The man’s whispers mingle with the velvety darkness, the soft swish of a kale-flavoured plea. Your earlier worries about his amateur skills are confirmed. Chickening out already? You begin to assess the situation. You could stop…or you could get on top; crush his body under your weight, trap him within your spindly web of stretchmarks and take what you carefully saved up in order to pay for.

Instead, the disinterested flicker in the man’s face makes you angry.

“You men are so stupid! This myth of the ideal African woman is bullshit. All you really want is smooth curves and symmetry. Anything other than that is disgusting. Every time a woman walks out of her house, her body is hacked into parts. There are breast-men, leg-men, butt-men but where are the men who like big girls?”

The air feels leaden. Your chest is rapidly heaving. You’ve even held balled fists against the bed’s blanket.

“Kama hutaki, tunawesa acha.”  If you don’t want…

But you don’t want him to stop, do you? Not when there’s a chance to finally rid your body of its shame, of this rite of passage that hadn’t yet come to pass, that didn’t seem likely to. Because, when was the last time you were touched properly by anyone? Handshakes don’t count and it has been years since your high school hockey teammates threw you brief neck hugs and butt pats.

Extended periods of touch had only been by the gloved hands of doctors and the clinical pedicures of nurses when you were fourteen, when your mother ordered a series of tests to find the cause of your continued weight gain. Cold rubber hands, white and acrid, and small blankets of lifeless second skins that groped at you.

Besides, no one ever touched you there. Not even you. You knew how sex worked, of course, but your natural vessel by which to participate in the act was still a mystery. The one brave night you held a small mirror to it, you quickly withdrew from the sight of your hairy slit. Therefore, as much as you were embarrassed that after some concentrated shoving, nothing had happened besides a burst condom and searing pain, you would proceed.

Or would you?

You get out of bed and switch on the light. You smooth down your dress and sit on the bed’s edge. Your eyes sweep slowly across the room and take in the cheap blue paint on the walls, the old wall clock, and a wooden door from behind which you can catch the unpromising whiff of an unflushed toilet. Your eyes finally rest on the man. He looks uncomfortable, eyes fixed on palms cupped at the top of his crossed legs.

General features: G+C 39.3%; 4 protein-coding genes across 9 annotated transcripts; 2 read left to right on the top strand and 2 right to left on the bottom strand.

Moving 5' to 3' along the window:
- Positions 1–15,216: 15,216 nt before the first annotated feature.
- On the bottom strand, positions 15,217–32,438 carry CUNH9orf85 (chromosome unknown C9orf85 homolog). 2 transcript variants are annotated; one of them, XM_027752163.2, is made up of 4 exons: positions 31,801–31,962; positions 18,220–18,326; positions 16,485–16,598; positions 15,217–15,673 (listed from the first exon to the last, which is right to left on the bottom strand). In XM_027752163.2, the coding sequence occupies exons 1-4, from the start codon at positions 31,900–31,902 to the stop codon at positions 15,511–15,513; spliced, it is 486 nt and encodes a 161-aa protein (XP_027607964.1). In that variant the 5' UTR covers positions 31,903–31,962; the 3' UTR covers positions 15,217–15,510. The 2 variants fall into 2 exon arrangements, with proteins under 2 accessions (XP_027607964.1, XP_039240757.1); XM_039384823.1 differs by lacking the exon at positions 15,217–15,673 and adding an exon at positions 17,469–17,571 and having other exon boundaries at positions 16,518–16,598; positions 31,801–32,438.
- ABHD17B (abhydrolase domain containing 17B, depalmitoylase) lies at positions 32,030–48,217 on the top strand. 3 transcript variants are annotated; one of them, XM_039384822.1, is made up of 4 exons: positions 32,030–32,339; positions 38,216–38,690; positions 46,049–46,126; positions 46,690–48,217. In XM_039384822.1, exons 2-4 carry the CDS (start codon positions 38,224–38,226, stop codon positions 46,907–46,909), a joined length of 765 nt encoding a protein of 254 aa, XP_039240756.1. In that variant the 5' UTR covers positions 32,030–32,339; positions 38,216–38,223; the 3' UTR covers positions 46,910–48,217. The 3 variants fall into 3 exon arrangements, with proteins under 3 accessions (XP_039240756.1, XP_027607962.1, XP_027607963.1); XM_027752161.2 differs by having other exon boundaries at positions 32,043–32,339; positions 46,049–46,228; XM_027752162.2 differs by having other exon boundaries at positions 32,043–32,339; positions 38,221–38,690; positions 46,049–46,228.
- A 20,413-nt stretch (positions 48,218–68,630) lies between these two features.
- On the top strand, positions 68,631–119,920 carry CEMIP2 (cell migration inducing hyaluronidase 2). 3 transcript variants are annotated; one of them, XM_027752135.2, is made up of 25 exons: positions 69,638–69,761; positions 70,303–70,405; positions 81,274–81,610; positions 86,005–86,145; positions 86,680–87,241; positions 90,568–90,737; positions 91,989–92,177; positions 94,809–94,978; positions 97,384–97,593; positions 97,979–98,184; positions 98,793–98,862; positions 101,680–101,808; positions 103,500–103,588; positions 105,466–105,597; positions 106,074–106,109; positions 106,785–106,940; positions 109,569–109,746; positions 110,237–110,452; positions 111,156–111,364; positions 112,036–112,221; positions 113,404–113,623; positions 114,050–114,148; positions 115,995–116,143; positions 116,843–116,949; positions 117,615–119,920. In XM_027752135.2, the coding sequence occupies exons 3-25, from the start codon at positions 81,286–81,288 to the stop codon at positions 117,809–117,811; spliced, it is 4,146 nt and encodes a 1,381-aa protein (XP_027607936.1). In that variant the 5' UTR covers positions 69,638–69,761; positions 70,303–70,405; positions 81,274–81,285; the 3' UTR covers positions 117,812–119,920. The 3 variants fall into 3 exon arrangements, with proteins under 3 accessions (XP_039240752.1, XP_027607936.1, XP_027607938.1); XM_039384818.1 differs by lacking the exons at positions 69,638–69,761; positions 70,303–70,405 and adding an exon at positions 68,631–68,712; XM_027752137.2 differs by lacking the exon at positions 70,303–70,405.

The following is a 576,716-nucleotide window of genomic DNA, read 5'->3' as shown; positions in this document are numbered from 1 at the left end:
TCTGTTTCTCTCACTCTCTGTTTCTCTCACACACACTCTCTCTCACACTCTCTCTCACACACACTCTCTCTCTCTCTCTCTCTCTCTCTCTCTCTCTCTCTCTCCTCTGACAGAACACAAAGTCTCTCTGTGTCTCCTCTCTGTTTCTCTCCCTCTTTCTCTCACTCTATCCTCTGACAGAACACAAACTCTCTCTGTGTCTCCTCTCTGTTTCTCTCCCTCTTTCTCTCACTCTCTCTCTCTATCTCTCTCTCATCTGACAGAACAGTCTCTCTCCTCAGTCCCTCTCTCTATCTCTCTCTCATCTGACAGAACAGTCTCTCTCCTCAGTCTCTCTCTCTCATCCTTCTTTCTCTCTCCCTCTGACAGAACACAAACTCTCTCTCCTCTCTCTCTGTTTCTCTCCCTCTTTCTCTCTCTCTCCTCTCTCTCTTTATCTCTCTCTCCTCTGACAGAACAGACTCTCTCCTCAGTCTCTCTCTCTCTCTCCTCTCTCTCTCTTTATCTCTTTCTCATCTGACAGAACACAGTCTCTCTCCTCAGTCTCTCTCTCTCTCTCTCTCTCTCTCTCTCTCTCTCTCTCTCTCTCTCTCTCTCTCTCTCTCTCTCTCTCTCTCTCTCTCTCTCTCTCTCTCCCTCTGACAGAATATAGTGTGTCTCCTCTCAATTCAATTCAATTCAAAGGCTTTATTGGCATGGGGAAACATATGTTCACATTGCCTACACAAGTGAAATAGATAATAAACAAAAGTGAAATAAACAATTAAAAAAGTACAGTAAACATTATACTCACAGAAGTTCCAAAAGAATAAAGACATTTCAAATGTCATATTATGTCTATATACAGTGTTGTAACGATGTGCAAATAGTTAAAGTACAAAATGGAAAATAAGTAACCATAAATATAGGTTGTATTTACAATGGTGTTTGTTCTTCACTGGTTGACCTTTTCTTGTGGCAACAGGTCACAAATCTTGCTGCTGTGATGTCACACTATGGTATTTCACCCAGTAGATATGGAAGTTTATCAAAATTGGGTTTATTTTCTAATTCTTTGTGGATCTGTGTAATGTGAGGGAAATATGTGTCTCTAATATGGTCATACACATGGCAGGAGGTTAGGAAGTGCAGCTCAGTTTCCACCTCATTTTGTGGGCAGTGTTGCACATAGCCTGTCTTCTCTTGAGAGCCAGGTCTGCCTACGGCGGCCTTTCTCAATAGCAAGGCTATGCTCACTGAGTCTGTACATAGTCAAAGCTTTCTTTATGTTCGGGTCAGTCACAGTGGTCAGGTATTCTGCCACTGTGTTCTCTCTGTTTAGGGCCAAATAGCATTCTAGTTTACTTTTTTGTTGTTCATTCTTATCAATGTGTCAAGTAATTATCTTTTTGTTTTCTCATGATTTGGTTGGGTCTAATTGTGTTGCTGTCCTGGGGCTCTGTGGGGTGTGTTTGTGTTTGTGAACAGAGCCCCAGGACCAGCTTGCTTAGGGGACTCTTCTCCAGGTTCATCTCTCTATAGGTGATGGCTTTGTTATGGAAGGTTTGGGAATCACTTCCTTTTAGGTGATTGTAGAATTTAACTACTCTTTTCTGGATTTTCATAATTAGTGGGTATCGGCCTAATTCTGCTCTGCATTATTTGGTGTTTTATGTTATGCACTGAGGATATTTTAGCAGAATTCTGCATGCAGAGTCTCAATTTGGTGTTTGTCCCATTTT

You remember avoiding meeting his gaze from the start. You were afraid to see the look dancing in there. Would it be disgust? Revulsion at having to deal with the blob of rolling flesh that he watched labour up an endless series of staircases? Or worse, would you have caught indifference in there? Did he see you as just another piece of meat which paid to be devoured?


He gives you a look of surprise. You’re equally surprised. You find yourself beginning to speak. The words come in fits and starts. Under a solitary bulb and in the view of a lonely moon, you wrestle with your tongue. Finally you tell him about your childhood and about your father who ranted about your ballooning school fees as your mother railed on and on about the corresponding increase in your girth. You tell him, the room, the world, how people on the streets barely looked you in the eye but planted daggers of disapproval into your back. You tell him how you’re constantly walking under a cloud of unhappiness until you sit before a plate of food. You tell him how food doesn’t judge or disappoint you, how it’s always present when you need it. You talk until the words that first poured out as thick lumpy porridge take on the sleekness of flowing water. You talk until you don’t even notice that these waters have receded from your mouth and were now flowing down your face.

You stand up, embarrassed, and decide to brave the toilet in the hope of finding a running tap. Once there, you blow your nose and splash cold water on your face.  You take a long look at the chubby girl in the spotty mirror. You smooth down her dress again and smile at her. You step back into the room. Look at that? The man is now fully dressed and is delicately holding the cupcake in the hollow of his cupped palms. He brushes aside the two thousand bob notes in your hand.

“Happy mbazday.”

He quickly exits the room and you stand there cake in hand, a huge grin on your face wondering where the hell you threw your undies.

Wanjeri Gakuru (@mawazo_mengi) is a print journalist, creative writer and a 2012-2014 StoryMoja Fellow. She writes Some Semblance of Literature at